Is Global Income Inequality Growing or Declining?
If I were to ask you this question, how would you respond? I think that you’d be wise to seek clarification and say: “It depends on how you define ‘global income inequality.'” If you look at each country one by one, you’ll find income inequality growing within a large number of them, including the United States.
But, if you look at the world as a whole and measure income from this aggregate scale, you’ll find income inequality declining. Here’s why:
“The main thing that is driving this is rapid income growth in China and southern Asia,” says Dr. Glenn Firebaugh, professor of sociology and demography, and author of the book, “The New Geography of Global Income Inequality, ” published [in 2003] by Harvard University Press.
“On average, incomes world wide are increasing at a little less than 2 percent a year, but China is increasing at about 6 percent,” Firebaugh explains. “About 40 percent of the world’s population lives in China or south Asia, and with such a substantial portion of the world’s population moving up in income, this has been compressing income inequality worldwide.
“This represents a turnaround over historic trends,” he adds. “Over the 19th century and the first half of the 20th, global income inequality exploded, but in the last 25 to 30 years it has been on the decline. This is a real sea change in global income inequality.”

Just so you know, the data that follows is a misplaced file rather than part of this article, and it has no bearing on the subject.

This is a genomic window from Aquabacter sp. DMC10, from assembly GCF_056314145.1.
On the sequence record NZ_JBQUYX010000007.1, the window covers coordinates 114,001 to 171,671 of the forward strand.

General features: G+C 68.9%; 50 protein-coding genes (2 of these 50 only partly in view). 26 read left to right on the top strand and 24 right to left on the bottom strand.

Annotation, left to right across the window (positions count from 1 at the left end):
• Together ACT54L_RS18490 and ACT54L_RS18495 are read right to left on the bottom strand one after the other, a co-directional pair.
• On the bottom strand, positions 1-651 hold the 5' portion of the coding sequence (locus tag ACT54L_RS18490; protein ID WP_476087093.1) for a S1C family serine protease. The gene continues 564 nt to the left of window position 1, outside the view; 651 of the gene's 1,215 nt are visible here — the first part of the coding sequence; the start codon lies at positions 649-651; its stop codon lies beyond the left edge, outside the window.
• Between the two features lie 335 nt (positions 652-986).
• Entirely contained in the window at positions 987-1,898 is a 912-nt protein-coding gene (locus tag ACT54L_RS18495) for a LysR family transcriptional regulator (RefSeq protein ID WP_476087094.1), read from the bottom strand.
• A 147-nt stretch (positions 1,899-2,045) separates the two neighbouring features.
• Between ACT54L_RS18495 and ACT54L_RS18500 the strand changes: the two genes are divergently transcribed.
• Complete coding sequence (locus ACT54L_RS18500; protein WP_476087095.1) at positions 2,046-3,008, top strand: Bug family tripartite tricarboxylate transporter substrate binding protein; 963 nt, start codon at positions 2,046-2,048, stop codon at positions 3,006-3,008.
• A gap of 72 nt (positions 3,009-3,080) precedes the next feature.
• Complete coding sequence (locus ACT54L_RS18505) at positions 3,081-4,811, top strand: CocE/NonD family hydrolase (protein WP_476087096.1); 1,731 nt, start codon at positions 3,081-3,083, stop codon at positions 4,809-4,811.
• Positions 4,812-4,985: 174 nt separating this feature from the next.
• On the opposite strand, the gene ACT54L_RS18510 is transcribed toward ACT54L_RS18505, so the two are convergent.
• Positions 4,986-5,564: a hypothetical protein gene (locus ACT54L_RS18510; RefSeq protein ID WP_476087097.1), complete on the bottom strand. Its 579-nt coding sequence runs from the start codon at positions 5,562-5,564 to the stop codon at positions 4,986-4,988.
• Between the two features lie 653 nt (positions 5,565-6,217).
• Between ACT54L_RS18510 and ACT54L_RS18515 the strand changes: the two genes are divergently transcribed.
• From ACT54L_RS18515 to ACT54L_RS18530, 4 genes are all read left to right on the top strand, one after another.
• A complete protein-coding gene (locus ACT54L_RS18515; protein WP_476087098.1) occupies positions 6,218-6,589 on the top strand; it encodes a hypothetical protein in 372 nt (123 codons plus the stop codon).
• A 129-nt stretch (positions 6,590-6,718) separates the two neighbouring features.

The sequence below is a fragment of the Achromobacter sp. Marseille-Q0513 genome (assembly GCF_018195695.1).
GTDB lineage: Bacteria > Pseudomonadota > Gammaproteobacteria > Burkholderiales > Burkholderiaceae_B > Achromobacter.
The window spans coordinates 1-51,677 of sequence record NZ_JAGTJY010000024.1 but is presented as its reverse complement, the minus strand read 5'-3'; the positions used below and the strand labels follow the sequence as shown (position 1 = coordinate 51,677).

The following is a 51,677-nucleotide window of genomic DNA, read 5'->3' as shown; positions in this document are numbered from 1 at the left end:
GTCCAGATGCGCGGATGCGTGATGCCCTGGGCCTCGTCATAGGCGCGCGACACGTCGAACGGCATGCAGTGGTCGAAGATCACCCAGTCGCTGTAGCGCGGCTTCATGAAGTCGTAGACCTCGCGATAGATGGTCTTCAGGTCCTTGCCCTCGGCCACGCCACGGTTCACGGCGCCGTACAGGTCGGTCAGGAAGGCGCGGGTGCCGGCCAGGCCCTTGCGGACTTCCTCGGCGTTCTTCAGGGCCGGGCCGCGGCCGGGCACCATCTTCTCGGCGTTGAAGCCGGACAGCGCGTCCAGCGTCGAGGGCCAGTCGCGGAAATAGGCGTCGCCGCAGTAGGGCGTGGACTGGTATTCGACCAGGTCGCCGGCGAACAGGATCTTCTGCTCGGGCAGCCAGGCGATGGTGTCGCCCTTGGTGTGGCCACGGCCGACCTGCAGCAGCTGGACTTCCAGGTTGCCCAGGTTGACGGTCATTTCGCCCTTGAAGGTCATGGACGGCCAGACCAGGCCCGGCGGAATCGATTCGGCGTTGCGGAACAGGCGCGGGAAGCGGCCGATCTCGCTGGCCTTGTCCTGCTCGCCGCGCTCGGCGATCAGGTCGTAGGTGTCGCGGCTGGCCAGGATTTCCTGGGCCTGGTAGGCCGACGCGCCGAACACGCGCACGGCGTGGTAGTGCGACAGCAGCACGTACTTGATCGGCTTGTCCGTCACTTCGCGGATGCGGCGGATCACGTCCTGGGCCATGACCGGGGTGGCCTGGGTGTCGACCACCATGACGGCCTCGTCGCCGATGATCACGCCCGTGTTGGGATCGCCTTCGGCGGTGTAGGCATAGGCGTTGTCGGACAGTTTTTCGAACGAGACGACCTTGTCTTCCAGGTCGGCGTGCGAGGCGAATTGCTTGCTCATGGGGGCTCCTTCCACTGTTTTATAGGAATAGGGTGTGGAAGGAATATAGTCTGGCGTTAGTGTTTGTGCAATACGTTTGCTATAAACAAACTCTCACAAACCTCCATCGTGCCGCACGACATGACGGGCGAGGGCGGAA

Xavier Sala-i-Martin of Columbia has similar data.
I highlight these statistics not only because they’re among the most interesting bits that I learned in the fall semester, but also because the Chinese economy’s been in the news lately:
Economic growth in China accelerated to 9.5 percent in the fourth quarter, computed from the year-earlier period, while inflation slowed, the National Bureau of Statistics said Tuesday. Chinese officials promised to maintain controls on speculators, but took no new measures to temper economic growth.
But just nine months after the Chinese economy seemed on the verge of an upward spiral of higher wages and prices, Beijing appears to have kept growth at a brisk pace while bringing inflation under control. Still, private-sector and academic economists are deeply divided over whether inflation can remain low, as Chinese leaders have eased some of the controls they imposed last spring.
Growth had declined to 9.1 percent in the third quarter, compared with the year-earlier period, and had been expected to fall further in the fourth.
The growth rate for all of 2004 was also 9.5 percent, despite the government’s stated goal of lowering growth from the 9.3 percent pace of 2003 to try to calm inflation.
Given these trends, it should come as no surprise that the Chinese are currently the most optimistic people in the world about the global economy, their national economy, and their family’s economic conditions:
As the Program on International Policy Attitudes points out, the Chinese are the exception, since “most are pessimistic about the global economy.” Indeed, even the gaps between China and India are likely greater now: the survey was completed mostly before the tsunami.